The European Medicine Agency’s Committee for Medicinal Products for Human Use (CHMP) has recommended that the orphan medicine, Spinraza (nusinersen) be granted a marketing authorisation for treating patients with the rare genetic disease, 5q spinal muscular atrophy (SMA).
There is currently no approved therapy in the European Union for the treatment of SMA, with patients instead receiving supportive treatment. The US Food and Drug Administration approved Spinraza for the treatment of SMA in December 2016.
The recommendation from the CHMP is based on the results of one completed clinical trial and a number of ongoing trials in patients with SMA with different stages of disease severity.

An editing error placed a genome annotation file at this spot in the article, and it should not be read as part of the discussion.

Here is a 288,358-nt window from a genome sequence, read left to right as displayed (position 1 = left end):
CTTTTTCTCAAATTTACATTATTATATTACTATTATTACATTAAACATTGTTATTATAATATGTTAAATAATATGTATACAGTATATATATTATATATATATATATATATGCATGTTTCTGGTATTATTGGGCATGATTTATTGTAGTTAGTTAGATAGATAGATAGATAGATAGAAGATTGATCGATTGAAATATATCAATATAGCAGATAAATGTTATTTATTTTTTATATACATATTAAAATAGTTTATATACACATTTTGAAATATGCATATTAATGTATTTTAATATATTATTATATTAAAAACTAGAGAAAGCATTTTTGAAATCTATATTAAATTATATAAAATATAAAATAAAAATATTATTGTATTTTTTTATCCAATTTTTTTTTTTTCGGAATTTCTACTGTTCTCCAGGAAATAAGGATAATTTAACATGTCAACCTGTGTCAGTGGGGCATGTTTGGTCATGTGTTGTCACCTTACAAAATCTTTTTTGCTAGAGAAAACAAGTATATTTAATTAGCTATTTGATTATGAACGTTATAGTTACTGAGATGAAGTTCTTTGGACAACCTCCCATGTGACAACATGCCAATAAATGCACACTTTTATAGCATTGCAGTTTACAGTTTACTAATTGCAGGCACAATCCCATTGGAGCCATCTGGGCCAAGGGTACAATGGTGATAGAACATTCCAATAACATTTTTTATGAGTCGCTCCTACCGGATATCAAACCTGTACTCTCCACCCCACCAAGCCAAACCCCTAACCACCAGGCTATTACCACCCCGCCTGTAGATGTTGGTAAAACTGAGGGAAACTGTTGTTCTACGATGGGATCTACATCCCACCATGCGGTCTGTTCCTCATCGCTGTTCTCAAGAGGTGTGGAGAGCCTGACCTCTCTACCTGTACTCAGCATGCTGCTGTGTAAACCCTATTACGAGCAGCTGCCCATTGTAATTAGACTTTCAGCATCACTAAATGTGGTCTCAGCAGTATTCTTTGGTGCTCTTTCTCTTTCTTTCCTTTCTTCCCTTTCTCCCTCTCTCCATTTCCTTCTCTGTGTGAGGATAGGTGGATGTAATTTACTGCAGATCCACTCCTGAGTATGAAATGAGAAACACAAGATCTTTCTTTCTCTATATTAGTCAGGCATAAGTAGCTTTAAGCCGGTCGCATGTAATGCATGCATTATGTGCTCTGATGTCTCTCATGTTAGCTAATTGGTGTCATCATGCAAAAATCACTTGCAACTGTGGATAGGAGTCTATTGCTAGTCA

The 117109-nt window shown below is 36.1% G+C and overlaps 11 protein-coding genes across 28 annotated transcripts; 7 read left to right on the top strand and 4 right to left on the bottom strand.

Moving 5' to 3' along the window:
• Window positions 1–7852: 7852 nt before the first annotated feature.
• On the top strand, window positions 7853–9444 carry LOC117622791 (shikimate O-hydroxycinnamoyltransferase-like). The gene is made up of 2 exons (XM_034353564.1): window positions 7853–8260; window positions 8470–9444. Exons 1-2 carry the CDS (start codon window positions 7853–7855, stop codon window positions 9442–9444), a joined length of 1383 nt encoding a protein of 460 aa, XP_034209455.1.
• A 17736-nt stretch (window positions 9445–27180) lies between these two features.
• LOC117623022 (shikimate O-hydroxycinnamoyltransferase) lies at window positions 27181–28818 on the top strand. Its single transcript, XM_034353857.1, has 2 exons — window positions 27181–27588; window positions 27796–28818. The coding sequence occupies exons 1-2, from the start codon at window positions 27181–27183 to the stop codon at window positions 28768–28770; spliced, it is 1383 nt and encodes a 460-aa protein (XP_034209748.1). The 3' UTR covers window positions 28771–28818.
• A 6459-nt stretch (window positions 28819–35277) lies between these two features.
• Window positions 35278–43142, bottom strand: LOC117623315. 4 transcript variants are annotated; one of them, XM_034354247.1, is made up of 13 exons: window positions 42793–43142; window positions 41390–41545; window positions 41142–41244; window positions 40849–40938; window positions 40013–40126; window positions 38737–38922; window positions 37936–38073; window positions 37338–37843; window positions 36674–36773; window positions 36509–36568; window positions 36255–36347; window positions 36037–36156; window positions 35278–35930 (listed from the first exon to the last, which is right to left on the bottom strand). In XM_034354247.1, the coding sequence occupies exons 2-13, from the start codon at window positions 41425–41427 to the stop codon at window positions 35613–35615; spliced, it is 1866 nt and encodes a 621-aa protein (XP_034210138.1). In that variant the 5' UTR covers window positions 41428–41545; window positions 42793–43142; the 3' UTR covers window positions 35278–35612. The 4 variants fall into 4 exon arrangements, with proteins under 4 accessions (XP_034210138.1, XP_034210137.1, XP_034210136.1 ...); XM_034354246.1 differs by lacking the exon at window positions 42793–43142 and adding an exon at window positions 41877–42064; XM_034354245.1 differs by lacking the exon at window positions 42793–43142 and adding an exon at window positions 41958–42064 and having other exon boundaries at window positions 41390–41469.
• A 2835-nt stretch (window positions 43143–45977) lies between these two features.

In the main trial, the risk of death or permanent ventilation was 47 per cent lower in patients treated with Spinraza. Twenty-two per cent of patients achieved full head control, 8 per cent achieved independent sitting, and 1 per cent achieved standing with support, whereas no subjects in the control group achieved any of these milestones.
Spinraza is available as a 2.4mg/ml solution for injection once every four months. The most common side effects found in participants in the clinical trials were upper and lower respiratory tract infection and constipation.